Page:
Chase Manhattan Corp. Wednesday kicked off a new approach to selling investments through its branches.
As part of the new program, Chase has brought in a new partner to help it sell investments, and has changed the way its 140 branch-based brokers are compensated.
Chase has also laid plans to give its branch-based brokers state-of-the- art computer systems.
Chase expects the initiative to help it sell 22% more investments through its branches this year - a marked turnaround from the 40% drop in sales last year, to a mere $363 million.
"That is an extremely aggressive goal, given the economic environment we have in 1995," acknowledged Salvatore M. Capizzi, investment products executive with New York-based Chase.
To run the new brokerage operation, Chase Wednesday entered into an unusual partnership with the brokerage firm BHC Financial, Inc., Philadelphia.
As part of the partnership, Chase is managing the branch-based brokerage program, but a new unit of BHC is employing the brokers, clearing trades, and making sure brokers follow investment sales rules. Most banks either farm out such operations, or do it themselves.
Previously, Chase had taken the former approach, by hiring GNA Corp., Seattle, to run the branch-based brokerage program.
Mr. Capizzi explained that BHC was better suited to the partnership approach than GNA was. The 140 brokers manning its branches Wednesday transferred from GNA's payroll to BHC's.
With the change, Chase is also expanding the types of investments its brokers can handle. It is adding stocks and bonds to the mutual funds and annuities from more than a companies that it previously sold. It has also added mutual funds from the Dreyfus, Fidelity, and Zweig families, and annuities from AIG Co. and American Skandia Life Assurance Co.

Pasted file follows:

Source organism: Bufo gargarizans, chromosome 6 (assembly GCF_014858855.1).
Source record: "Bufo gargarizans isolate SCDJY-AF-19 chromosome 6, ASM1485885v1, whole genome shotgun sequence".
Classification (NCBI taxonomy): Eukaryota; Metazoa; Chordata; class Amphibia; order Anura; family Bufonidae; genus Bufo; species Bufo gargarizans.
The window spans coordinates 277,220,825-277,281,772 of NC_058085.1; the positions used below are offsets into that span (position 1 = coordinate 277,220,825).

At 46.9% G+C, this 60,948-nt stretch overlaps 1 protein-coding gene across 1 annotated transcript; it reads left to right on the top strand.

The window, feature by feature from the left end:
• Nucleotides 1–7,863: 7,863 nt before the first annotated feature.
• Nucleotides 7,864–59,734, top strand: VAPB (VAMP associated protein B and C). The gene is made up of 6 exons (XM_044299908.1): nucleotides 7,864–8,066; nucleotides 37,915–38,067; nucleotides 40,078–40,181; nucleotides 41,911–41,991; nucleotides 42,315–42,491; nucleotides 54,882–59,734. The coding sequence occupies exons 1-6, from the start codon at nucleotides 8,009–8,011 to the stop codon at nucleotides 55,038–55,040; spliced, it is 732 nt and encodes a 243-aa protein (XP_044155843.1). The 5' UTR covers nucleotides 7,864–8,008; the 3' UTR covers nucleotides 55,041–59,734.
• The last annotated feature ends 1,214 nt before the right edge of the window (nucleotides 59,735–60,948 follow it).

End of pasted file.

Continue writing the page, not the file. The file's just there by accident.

To this end, over the next three months Chase expects the 45 branch- based brokers not yet licensed to accommodate stock and bond trades to obtain that credential.
In an effort to build a reputation as an unbiased broker, Chase has also changed the way its branch-based brokers are compensated.
Previously, their compensation was in direct proportion to the sales commissions on the products they sold, meaning they made more for selling products with higher commissions. Now, they are paid the same commissions regardless of which long-term mutual funds and annuities they sell.
Mr. Capizzi said that Chase is also teaming with BHC to design a state of the art computer system for its branch based brokers. The system will be installed over the next year.
With the system, brokers will be able to use laptop computers to obtain detailed analyses of clients' investments. The computers will also run optical disks that will play what essentially are computerized video movies to explain the basics of mutual funds.
Mr. Capizzi said the computer system will rank with the most advanced systems at major brokerage firms, and be ahead of most systems at banks. Kenneth R. Hoffman, president of consultancy Optima Group, Fairfield, Conn., said that if the system performs as billed, he would agree.
Mr. Capizzi said the new approach should help Chase pickup clients that now invest through brokerage firms. Such growth is vital, given that banks should expect limited flow of assets from certificate of deposit investors because of rising interest rates.